Dr. Davidson Discusses Breast Cancer Chemoprevention

Nancy E. Davidson, MD
Published: Friday, Mar 23, 2012

Nancy E. Davidson, MD, director, University of Pittsburgh Cancer Institute and UPMC Cancer Centers, discusses breast cancer chemoprevention, which uses pharmaceuticals to prevent or delay the development of cancer.

Davidson explains that a great deal of research has been done into chemoprevention in breast cancer, mostly with the selective estrogen receptor modulators (SERMs), tamoxifen and raloxifene. There have been numerous randomized trials that demonstrated positive results. However, these trials did not produce the widespread adaptation of SERMs for chemoprevention.

The agents tamoxifen and raloxifene are both approved for breast cancer risk reduction in high-risk patients. There is information available that suggest aromatase inhibitors can also prevent breast cancer, but they are not an FDA approved intervention.

According to Davidson, the puzzle of chemoprevention is that trials with tens of thousands of women over decades have not been applied, despite positive results with several agents.

Nancy E. Davidson, MD, director, University of Pittsburgh Cancer Institute and UPMC Cancer Centers, discusses breast cancer chemoprevention, which uses pharmaceuticals to prevent or delay the development of cancer.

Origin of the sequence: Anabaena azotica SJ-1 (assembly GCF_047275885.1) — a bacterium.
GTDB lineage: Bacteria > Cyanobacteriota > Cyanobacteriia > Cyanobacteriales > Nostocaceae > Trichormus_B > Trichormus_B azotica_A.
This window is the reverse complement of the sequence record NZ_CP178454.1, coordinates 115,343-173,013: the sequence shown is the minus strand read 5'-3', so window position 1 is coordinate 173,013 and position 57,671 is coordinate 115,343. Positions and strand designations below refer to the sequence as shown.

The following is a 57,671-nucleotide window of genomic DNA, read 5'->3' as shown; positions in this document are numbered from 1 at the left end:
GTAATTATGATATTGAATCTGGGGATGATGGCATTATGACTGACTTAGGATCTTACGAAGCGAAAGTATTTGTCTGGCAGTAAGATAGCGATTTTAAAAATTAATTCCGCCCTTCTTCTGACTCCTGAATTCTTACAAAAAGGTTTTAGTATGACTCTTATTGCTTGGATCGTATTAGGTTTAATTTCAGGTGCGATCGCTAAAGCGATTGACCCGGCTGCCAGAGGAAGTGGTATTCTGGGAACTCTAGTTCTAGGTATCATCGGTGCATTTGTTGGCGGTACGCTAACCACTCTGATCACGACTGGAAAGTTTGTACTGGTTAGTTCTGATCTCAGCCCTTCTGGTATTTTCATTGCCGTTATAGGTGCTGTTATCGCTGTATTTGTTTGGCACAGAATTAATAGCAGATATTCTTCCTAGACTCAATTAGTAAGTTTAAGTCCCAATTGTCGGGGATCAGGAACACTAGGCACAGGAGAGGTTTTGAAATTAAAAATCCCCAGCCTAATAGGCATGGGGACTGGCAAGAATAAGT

Davidson explains that a great deal of research has been done into chemoprevention in breast cancer, mostly with the selective estrogen receptor modulators (SERMs), tamoxifen and raloxifene. There have been numerous randomized trials that demonstrated positive results. However, these trials did not produce the widespread adaptation of SERMs for chemoprevention.

The agents tamoxifen and raloxifene are both approved for breast cancer risk reduction in high-risk patients. There is information available that suggest aromatase inhibitors can also prevent breast cancer, but they are not an FDA approved intervention.

According to Davidson, the puzzle of chemoprevention is that trials with tens of thousands of women over decades have not been applied, despite positive results with several agents.


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